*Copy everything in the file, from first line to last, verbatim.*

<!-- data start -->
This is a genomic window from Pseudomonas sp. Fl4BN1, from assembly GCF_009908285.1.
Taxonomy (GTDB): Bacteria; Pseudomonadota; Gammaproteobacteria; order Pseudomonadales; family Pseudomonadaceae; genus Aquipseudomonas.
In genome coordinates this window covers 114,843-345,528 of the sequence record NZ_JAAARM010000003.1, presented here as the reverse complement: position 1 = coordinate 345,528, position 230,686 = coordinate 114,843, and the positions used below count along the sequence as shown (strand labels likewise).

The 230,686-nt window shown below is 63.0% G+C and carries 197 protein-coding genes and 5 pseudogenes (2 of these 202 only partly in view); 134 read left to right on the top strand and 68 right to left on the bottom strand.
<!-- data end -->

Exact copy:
This is a genomic window from Pseudomonas sp. Fl4BN1, from assembly GCF_009908285.1.
Taxonomy (GTDB): Bacteria; Pseudomonadota; Gammaproteobacteria; order Pseudomonadales; family Pseudomonadaceae; genus Aquipseudomonas.
In genome coordinates this window covers 114,843-345,528 of the sequence record NZ_JAAARM010000003.1, presented here as the reverse complement: position 1 = coordinate 345,528, position 230,686 = coordinate 114,843, and the positions used below count along the sequence as shown (strand labels likewise).

The 230,686-nt window shown below is 63.0% G+C and carries 197 protein-coding genes and 5 pseudogenes (2 of these 202 only partly in view); 134 read left to right on the top strand and 68 right to left on the bottom strand.